Do some research, especially since plans vary widely by state. Check consumer watch websites, too. Though few people have anything good to say about health insurance companies, you’ll get an idea of what people have to say, which is likely to be more honest than what you find on the corporate websites. Also talk to family, friends and others about their health insurance coverage. Had I done so, I would not have applied for an individual plan with the same company I had for the past 4 years. I wasn’t a fan of it, to be sure. The best health insurance plan I ever had was with a Taiwanese container shipping company, and which I fully understand I may never get again. But, at the time, it seemed better to go with the devil I knew than venture out into the unknown. That was foolish. So even though it may be a hassle, and it will all start to sound the same, shop around.

And shopping around brings me to point #2: find a good health insurance broker.

Find a Good Health Insurance Broker

I’m was skeptical about using an insurance broker. I looked into it briefly, and found information for and against but not enough to persuade me to find one. I was a bit stumped on how to find a good one, too. If I call them up, they’ll give me some song and dance sales pitch. I’m not interested in a sales pitch. I’m interested in results. And who is to say the broker won’t cut and run when the deal is done?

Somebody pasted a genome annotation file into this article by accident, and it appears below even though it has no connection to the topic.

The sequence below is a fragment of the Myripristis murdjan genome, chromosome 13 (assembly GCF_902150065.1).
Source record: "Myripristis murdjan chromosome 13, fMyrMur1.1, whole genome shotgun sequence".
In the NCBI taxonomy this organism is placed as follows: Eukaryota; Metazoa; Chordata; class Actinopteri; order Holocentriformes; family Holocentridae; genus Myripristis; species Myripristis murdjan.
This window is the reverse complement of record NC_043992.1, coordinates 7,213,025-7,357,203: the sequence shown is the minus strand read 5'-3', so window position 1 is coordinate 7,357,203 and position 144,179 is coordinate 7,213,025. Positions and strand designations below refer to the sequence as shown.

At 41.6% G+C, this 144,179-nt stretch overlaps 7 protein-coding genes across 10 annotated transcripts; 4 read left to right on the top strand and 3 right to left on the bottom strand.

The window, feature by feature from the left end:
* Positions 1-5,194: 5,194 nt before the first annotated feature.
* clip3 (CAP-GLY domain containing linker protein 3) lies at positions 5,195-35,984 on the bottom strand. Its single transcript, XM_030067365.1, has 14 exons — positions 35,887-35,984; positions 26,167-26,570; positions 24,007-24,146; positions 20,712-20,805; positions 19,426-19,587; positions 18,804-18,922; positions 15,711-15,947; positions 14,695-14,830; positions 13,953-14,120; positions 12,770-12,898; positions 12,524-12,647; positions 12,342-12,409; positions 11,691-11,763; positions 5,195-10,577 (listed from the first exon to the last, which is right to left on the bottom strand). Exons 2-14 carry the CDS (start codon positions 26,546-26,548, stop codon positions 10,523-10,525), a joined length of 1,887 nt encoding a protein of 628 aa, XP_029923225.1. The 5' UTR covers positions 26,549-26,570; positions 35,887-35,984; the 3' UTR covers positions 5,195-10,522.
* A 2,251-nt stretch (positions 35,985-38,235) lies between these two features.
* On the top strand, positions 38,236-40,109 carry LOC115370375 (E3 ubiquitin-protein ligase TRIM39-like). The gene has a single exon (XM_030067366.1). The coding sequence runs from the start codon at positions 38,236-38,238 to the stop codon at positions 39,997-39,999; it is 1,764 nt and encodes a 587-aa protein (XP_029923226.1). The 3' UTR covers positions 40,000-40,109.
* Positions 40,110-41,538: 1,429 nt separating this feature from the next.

So I continued on my way, working my way through various applications and applying for coverage through the state as well.

The questionnaires were endless, asking for every little medical detail. I discovered that if you were still covered, they only asked for information going back five years. When I applied after my coverage had expired, meaning I was not covered, they asked for information going back 10 years. It was starting to make more sense to wait for Congress to get its act together and pass some semblance of health care reform, or apply for the state plan.

Then I got an email from my uncle, who recommended an insurance broker whom he had used before, and recommended to others. I thought it a kind gesture, but didn’t think much of it. I was starting to question whether I really needed health insurance at all. There was no pressing need. Except that accidents happen, and I cannot shake the logic that the point of insurance is to guard against accidents. And the accident that always pops into my head is the “bus incident” that wasn’t as bad as it could have been, but who is to say the next accident, sans-bus or otherwise, will turn out that way?

So I called the broker, explained my situation which he said was common these days. That was surprising, but what was surprising was the application process. The number of questions was considerably diminished, and when I was contacted for more information, it was via phone. There wasn’t a separate mountain of permission forms to sign; just a series of questions to further enlighten the new insurance company. However, there was a difference in tone.